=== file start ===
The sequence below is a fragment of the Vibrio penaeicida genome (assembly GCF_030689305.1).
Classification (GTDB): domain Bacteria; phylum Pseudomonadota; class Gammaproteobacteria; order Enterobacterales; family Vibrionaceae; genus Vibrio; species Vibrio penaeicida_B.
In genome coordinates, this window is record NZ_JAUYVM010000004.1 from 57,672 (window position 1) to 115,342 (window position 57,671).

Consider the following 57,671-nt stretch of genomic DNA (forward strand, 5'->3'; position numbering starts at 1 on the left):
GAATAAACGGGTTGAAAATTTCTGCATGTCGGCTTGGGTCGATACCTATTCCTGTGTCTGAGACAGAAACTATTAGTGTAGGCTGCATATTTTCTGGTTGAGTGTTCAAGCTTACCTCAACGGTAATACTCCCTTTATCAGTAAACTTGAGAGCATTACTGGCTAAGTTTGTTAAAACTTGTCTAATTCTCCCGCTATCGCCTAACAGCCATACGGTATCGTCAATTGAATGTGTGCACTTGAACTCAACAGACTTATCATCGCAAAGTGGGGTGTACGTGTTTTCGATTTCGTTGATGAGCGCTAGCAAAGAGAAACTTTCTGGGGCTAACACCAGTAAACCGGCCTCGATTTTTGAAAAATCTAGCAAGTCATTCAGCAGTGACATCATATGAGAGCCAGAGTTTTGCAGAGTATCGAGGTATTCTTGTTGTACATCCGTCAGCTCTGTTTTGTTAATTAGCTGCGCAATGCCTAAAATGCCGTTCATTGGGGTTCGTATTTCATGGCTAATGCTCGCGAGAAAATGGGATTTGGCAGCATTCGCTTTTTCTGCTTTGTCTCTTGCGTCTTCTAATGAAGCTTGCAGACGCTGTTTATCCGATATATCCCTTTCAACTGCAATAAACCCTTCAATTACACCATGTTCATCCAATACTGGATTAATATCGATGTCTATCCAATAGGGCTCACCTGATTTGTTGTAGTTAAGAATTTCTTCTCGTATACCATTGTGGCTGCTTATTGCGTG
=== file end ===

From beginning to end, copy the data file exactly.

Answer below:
The sequence below is a fragment of the Vibrio penaeicida genome (assembly GCF_030689305.1).
Classification (GTDB): domain Bacteria; phylum Pseudomonadota; class Gammaproteobacteria; order Enterobacterales; family Vibrionaceae; genus Vibrio; species Vibrio penaeicida_B.
In genome coordinates, this window is record NZ_JAUYVM010000004.1 from 57,672 (window position 1) to 115,342 (window position 57,671).

Consider the following 57,671-nt stretch of genomic DNA (forward strand, 5'->3'; position numbering starts at 1 on the left):
GAATAAACGGGTTGAAAATTTCTGCATGTCGGCTTGGGTCGATACCTATTCCTGTGTCTGAGACAGAAACTATTAGTGTAGGCTGCATATTTTCTGGTTGAGTGTTCAAGCTTACCTCAACGGTAATACTCCCTTTATCAGTAAACTTGAGAGCATTACTGGCTAAGTTTGTTAAAACTTGTCTAATTCTCCCGCTATCGCCTAACAGCCATACGGTATCGTCAATTGAATGTGTGCACTTGAACTCAACAGACTTATCATCGCAAAGTGGGGTGTACGTGTTTTCGATTTCGTTGATGAGCGCTAGCAAAGAGAAACTTTCTGGGGCTAACACCAGTAAACCGGCCTCGATTTTTGAAAAATCTAGCAAGTCATTCAGCAGTGACATCATATGAGAGCCAGAGTTTTGCAGAGTATCGAGGTATTCTTGTTGTACATCCGTCAGCTCTGTTTTGTTAATTAGCTGCGCAATGCCTAAAATGCCGTTCATTGGGGTTCGTATTTCATGGCTAATGCTCGCGAGAAAATGGGATTTGGCAGCATTCGCTTTTTCTGCTTTGTCTCTTGCGTCTTCTAATGAAGCTTGCAGACGCTGTTTATCCGATATATCCCTTTCAACTGCAATAAACCCTTCAATTACACCATGTTCATCCAATACTGGATTAATATCGATGTCTATCCAATAGGGCTCACCTGATTTGTTGTAGTTAAGAATTTCTTCTCGTATACCATTGTGGCTGCTTATTGCGTG